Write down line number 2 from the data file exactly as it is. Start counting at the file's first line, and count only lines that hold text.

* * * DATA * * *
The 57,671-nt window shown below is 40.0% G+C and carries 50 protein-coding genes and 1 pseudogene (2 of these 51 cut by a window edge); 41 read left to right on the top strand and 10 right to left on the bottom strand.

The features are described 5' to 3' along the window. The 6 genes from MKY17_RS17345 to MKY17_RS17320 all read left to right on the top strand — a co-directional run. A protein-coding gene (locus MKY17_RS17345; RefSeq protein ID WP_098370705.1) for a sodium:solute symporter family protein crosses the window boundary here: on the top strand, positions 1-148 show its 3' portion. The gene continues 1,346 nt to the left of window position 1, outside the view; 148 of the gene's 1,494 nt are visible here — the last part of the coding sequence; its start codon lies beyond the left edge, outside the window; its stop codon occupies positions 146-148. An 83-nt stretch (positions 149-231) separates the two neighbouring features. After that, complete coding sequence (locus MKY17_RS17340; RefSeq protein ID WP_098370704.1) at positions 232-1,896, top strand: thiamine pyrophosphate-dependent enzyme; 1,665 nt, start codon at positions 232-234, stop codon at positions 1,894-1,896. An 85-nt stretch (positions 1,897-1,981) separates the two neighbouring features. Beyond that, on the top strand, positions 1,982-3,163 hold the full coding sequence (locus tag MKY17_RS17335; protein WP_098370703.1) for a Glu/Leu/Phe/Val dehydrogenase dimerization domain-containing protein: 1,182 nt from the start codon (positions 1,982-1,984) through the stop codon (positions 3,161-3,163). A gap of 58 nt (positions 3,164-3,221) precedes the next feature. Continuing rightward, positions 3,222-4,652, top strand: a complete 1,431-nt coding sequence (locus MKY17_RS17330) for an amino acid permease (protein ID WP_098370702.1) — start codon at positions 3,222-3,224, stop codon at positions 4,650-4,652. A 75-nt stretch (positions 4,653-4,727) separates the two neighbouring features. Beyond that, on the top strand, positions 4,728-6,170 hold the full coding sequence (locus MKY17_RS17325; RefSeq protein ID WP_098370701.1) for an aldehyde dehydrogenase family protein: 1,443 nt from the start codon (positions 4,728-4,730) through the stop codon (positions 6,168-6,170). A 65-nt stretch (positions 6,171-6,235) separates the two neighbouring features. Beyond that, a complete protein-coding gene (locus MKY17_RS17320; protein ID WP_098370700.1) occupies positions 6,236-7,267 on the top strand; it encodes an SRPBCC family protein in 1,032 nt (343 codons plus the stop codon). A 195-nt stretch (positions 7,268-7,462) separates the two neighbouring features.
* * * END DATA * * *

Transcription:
The features are described 5' to 3' along the window. The 6 genes from MKY17_RS17345 to MKY17_RS17320 all read left to right on the top strand — a co-directional run. A protein-coding gene (locus MKY17_RS17345; RefSeq protein ID WP_098370705.1) for a sodium:solute symporter family protein crosses the window boundary here: on the top strand, positions 1-148 show its 3' portion. The gene continues 1,346 nt to the left of window position 1, outside the view; 148 of the gene's 1,494 nt are visible here — the last part of the coding sequence; its start codon lies beyond the left edge, outside the window; its stop codon occupies positions 146-148. An 83-nt stretch (positions 149-231) separates the two neighbouring features. After that, complete coding sequence (locus MKY17_RS17340; RefSeq protein ID WP_098370704.1) at positions 232-1,896, top strand: thiamine pyrophosphate-dependent enzyme; 1,665 nt, start codon at positions 232-234, stop codon at positions 1,894-1,896. An 85-nt stretch (positions 1,897-1,981) separates the two neighbouring features. Beyond that, on the top strand, positions 1,982-3,163 hold the full coding sequence (locus tag MKY17_RS17335; protein WP_098370703.1) for a Glu/Leu/Phe/Val dehydrogenase dimerization domain-containing protein: 1,182 nt from the start codon (positions 1,982-1,984) through the stop codon (positions 3,161-3,163). A gap of 58 nt (positions 3,164-3,221) precedes the next feature. Continuing rightward, positions 3,222-4,652, top strand: a complete 1,431-nt coding sequence (locus MKY17_RS17330) for an amino acid permease (protein ID WP_098370702.1) — start codon at positions 3,222-3,224, stop codon at positions 4,650-4,652. A 75-nt stretch (positions 4,653-4,727) separates the two neighbouring features. Beyond that, on the top strand, positions 4,728-6,170 hold the full coding sequence (locus MKY17_RS17325; RefSeq protein ID WP_098370701.1) for an aldehyde dehydrogenase family protein: 1,443 nt from the start codon (positions 4,728-4,730) through the stop codon (positions 6,168-6,170). A 65-nt stretch (positions 6,171-6,235) separates the two neighbouring features. Beyond that, a complete protein-coding gene (locus MKY17_RS17320; protein ID WP_098370700.1) occupies positions 6,236-7,267 on the top strand; it encodes an SRPBCC family protein in 1,032 nt (343 codons plus the stop codon). A 195-nt stretch (positions 7,268-7,462) separates the two neighbouring features.